Peter understood in later years that the story with his first book "The Lonely Victory" was not a good one. Peter didn't write that, he had it written. The clerk knew exactly how to open it up, namely that the Messner forgets Habeler when he is down again. I would hide the fact that Peter was the first to reach the summit of Gasherbrum. That statement remained until today. Means: “The Messner takes everything and there is nothing for his comrades.” In my book about the ascent of Gasherbrum in 1975, as a highlight, I tell you how Peter Habeler climbed over the summit ridge to the summit in front of me - and I'm still filming the whole thing as proof with a simple camera.
Because of the book, you temporarily fell out with Peter Habeler.
Back then it triggered a huge number of prejudices that still weigh down on me today, but I do not allow myself to be weighed down. His sentences and my story - something has been turned upside down. I took it to Peter. He promised to fix it. The publisher has done a devil to change that. Why give up the key to selling your book? That's why I say yes: the books are sold on my back. The same thing was done with Hans (Kammerlander, editor's note) and Arved Fuchs (Messner crossed Antarctica with him, editor's note) was able to do the same.
Let's talk about the positive: What was so special about Hans Kammerlander as a rope partner?
Like Peter, he developed this instinct at a young age and learned to survive. And he was in a dream condition. Peter had that too.
Would you call a long-time rope partner like Kammerlander a friend?
I don't refer to either of them as friends. We were communities of convenience. At times there were friendly relationships, but that has disappeared over time. After we had climbed a whole series of eight-thousanders and wandered around South Tyrol, I offered Hans to go to Antarctica with me. All he has to do is learn to navigate. He said: “I don't care.” With that, our actions have diverged in respect. Not in a fight.
Hans Kammerlander sees it a little differently. He says that your life can only be entrusted to a friend. Claims. If you want to read something in depth about comradeship and rope team, you have to read my book about Willo Welzenbach (The Ice Pope. The Welzenbach Files, d. Red.). As you can see there is a lot of cliché. The way in which comradeship, friendship and rope team was understood in Germany is a scandal. There is still a lot to be corrected.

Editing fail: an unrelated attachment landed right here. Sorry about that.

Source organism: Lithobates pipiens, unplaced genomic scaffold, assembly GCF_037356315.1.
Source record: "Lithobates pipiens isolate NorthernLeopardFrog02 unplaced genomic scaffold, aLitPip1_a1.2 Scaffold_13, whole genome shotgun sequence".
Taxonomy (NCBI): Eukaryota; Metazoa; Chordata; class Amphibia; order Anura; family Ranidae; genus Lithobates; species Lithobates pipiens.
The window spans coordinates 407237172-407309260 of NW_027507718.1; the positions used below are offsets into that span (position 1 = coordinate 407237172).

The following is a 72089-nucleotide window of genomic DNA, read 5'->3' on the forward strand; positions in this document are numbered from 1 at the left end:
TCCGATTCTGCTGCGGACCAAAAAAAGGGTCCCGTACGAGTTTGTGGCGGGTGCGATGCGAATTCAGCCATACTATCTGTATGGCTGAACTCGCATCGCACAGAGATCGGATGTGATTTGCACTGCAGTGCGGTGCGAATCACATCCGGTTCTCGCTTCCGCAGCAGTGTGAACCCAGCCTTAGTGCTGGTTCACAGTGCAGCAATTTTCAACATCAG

Historically, the term rope team is often associated with camaraderie until death. Apparently that bothers you.
Yeah, that bothers me. Because it's lies and deceit. Welzenbach was the most important mountaineer of the twenties and thirties. Worldwide. There is no doubt about that. Only the Germans tried to break it.
Paul Bauer, who had undertaken major tours with Welzenbach, went to the minister with the message that Welzenbach was "not capable of comradeship". Who can think of that! Or do you know the story of Erwin Schneider and the Nanga Parbat or Heinrich Harrer at the celebrations "50 years of the Eiger North Face" in Grindelwald?
We weren't there.
I was there. Heinrich Harrer must have given ten or fifteen interviews. And always conjured up camaraderie.
The rope team is the most important thing in mountaineering, the rope team is sacred. And: "In Tibet, too, we went through hell as a rope team." And: "Marriage is also a rope team for life." When asked what he had left of the north face of the Eiger, he said: “The rope team for life - with Heckmair.” I answered and said: “I admire you, but that is not true about the rope team. You climbed the north face with Heckmair and never did another big tour together. And you yourself write that you did not get along with Aufschnaiter in Tibet and therefore split up. ”He then did not utter a word for the entire program. About the rope team is just a cliché, it goes down well. But unfortunately the picture is often not correct.